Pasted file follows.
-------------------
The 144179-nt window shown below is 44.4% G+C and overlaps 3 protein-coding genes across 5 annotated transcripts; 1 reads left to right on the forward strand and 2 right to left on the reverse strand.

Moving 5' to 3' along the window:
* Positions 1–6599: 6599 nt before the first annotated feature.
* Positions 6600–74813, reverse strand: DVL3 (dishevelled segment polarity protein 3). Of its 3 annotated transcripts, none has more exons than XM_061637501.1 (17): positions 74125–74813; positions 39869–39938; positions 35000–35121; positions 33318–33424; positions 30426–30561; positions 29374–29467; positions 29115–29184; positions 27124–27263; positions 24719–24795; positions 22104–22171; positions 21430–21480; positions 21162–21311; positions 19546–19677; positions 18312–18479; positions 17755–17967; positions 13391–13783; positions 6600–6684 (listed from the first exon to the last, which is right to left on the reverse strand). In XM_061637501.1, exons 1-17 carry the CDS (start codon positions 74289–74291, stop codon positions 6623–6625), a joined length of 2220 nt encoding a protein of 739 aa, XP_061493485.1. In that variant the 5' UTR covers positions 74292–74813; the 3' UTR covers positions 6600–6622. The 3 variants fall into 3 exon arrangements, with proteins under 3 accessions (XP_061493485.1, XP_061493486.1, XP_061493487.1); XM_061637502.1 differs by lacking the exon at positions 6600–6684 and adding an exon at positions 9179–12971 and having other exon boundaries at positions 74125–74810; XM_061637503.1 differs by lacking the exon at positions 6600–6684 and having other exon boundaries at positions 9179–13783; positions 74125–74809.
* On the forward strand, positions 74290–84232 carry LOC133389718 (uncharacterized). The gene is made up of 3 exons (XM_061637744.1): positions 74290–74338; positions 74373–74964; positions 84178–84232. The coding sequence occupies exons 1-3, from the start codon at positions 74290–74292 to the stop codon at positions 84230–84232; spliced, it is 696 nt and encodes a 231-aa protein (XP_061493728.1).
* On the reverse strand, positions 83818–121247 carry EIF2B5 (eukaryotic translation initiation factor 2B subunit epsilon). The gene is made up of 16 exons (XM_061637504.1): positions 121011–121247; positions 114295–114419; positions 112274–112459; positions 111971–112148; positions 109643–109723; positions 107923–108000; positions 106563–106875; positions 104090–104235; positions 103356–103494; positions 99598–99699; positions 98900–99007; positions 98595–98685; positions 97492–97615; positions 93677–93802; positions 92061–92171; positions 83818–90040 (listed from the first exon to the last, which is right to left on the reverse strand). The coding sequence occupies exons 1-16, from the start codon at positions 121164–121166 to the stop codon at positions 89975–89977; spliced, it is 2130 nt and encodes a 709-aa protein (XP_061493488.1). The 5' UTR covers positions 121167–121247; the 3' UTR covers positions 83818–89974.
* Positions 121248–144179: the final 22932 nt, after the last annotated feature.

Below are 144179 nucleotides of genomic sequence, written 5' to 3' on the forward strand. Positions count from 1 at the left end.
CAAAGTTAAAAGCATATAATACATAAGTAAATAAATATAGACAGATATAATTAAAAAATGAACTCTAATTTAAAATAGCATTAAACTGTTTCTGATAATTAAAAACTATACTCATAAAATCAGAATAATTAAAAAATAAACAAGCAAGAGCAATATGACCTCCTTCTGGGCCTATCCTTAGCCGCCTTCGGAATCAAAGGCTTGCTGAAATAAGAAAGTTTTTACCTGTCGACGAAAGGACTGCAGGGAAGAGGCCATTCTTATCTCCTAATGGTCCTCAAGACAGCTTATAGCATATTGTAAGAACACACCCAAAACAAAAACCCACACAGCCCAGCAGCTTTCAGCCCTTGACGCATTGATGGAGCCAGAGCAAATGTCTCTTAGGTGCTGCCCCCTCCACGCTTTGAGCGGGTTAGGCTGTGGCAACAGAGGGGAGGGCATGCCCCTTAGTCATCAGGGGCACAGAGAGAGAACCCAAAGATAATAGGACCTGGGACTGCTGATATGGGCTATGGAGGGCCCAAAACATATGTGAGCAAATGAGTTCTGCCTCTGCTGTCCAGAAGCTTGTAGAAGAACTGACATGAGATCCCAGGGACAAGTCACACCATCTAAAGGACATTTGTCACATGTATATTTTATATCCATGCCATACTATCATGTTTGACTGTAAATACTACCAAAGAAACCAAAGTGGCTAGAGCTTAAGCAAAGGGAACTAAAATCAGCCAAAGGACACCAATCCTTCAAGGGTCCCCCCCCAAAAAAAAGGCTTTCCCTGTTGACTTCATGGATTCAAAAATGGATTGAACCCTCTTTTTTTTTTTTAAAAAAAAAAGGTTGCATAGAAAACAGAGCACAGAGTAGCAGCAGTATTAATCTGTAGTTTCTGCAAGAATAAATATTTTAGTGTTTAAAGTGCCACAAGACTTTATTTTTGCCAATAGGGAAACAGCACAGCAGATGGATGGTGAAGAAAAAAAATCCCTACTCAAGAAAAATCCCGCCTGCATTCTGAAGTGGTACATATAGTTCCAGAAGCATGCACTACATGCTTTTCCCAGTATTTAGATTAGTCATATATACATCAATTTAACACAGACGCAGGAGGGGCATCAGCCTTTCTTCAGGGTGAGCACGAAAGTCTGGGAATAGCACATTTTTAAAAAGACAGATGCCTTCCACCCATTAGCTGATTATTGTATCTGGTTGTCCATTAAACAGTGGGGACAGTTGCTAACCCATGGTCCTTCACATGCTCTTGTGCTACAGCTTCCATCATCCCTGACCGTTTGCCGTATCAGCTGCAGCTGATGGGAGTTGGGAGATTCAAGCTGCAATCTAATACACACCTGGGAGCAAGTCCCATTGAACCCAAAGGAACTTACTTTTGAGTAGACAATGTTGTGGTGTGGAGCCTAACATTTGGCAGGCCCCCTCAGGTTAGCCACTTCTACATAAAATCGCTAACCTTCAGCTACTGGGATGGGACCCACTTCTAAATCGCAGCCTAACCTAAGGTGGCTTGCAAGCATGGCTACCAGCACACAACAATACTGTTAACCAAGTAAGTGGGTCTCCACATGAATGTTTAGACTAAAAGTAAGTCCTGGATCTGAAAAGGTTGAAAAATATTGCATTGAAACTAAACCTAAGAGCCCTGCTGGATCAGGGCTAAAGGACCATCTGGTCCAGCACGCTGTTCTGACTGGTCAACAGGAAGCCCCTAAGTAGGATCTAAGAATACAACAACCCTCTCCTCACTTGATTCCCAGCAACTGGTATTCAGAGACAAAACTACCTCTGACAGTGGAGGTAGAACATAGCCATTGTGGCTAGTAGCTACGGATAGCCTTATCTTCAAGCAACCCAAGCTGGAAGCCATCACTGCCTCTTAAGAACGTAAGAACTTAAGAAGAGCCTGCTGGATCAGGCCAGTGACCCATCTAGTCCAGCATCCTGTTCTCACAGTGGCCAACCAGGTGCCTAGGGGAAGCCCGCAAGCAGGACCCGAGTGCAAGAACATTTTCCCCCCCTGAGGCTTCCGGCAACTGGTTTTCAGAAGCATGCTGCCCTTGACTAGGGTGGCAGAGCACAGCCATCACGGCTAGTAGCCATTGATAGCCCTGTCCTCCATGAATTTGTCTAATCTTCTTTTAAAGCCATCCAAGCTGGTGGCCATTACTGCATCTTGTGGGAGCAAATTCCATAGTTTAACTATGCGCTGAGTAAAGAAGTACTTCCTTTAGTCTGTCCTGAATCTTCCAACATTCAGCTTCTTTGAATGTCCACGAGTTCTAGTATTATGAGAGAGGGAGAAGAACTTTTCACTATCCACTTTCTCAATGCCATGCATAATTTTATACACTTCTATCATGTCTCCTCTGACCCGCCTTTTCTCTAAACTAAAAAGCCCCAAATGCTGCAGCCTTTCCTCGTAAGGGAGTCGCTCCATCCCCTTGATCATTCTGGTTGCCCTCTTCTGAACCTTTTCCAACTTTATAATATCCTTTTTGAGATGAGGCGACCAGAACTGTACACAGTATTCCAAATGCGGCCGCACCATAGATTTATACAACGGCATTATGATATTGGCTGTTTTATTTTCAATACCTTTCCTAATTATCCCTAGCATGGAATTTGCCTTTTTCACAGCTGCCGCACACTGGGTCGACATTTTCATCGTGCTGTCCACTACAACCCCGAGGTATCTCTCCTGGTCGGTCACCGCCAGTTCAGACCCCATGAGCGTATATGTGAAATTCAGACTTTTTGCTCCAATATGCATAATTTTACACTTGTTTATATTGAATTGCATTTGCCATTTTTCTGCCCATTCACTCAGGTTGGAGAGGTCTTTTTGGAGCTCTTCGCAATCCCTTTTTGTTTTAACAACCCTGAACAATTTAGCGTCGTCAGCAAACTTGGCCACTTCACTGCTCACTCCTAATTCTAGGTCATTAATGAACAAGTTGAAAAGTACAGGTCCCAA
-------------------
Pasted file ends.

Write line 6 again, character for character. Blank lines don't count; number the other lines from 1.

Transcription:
* On the reverse strand, positions 83818–121247 carry EIF2B5 (eukaryotic translation initiation factor 2B subunit epsilon). The gene is made up of 16 exons (XM_061637504.1): positions 121011–121247; positions 114295–114419; positions 112274–112459; positions 111971–112148; positions 109643–109723; positions 107923–108000; positions 106563–106875; positions 104090–104235; positions 103356–103494; positions 99598–99699; positions 98900–99007; positions 98595–98685; positions 97492–97615; positions 93677–93802; positions 92061–92171; positions 83818–90040 (listed from the first exon to the last, which is right to left on the reverse strand). The coding sequence occupies exons 1-16, from the start codon at positions 121164–121166 to the stop codon at positions 89975–89977; spliced, it is 2130 nt and encodes a 709-aa protein (XP_061493488.1). The 5' UTR covers positions 121167–121247; the 3' UTR covers positions 83818–89974.